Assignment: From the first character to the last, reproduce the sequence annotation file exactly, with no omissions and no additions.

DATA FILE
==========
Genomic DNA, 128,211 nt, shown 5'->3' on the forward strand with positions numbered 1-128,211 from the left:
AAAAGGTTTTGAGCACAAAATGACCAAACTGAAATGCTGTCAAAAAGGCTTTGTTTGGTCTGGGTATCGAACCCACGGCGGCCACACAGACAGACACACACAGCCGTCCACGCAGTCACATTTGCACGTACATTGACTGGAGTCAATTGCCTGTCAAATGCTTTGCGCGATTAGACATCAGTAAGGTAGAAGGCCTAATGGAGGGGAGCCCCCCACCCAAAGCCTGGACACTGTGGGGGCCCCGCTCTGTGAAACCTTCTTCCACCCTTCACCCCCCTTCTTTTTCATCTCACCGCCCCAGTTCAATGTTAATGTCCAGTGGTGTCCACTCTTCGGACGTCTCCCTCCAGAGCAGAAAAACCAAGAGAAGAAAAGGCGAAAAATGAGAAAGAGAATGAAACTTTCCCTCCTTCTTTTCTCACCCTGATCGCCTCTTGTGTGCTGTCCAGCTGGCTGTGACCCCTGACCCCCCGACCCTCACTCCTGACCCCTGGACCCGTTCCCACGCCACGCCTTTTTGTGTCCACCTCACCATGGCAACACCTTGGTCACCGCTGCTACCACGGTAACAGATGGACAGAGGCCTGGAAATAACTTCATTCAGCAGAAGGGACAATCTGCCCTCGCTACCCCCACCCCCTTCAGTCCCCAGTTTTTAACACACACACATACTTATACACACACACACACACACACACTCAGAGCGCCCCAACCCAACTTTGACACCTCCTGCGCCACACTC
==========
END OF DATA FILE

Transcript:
Genomic DNA, 128,211 nt, shown 5'->3' on the forward strand with positions numbered 1-128,211 from the left:
AAAAGGTTTTGAGCACAAAATGACCAAACTGAAATGCTGTCAAAAAGGCTTTGTTTGGTCTGGGTATCGAACCCACGGCGGCCACACAGACAGACACACACAGCCGTCCACGCAGTCACATTTGCACGTACATTGACTGGAGTCAATTGCCTGTCAAATGCTTTGCGCGATTAGACATCAGTAAGGTAGAAGGCCTAATGGAGGGGAGCCCCCCACCCAAAGCCTGGACACTGTGGGGGCCCCGCTCTGTGAAACCTTCTTCCACCCTTCACCCCCCTTCTTTTTCATCTCACCGCCCCAGTTCAATGTTAATGTCCAGTGGTGTCCACTCTTCGGACGTCTCCCTCCAGAGCAGAAAAACCAAGAGAAGAAAAGGCGAAAAATGAGAAAGAGAATGAAACTTTCCCTCCTTCTTTTCTCACCCTGATCGCCTCTTGTGTGCTGTCCAGCTGGCTGTGACCCCTGACCCCCCGACCCTCACTCCTGACCCCTGGACCCGTTCCCACGCCACGCCTTTTTGTGTCCACCTCACCATGGCAACACCTTGGTCACCGCTGCTACCACGGTAACAGATGGACAGAGGCCTGGAAATAACTTCATTCAGCAGAAGGGACAATCTGCCCTCGCTACCCCCACCCCCTTCAGTCCCCAGTTTTTAACACACACACATACTTATACACACACACACACACACACACTCAGAGCGCCCCAACCCAACTTTGACACCTCCTGCGCCACACTC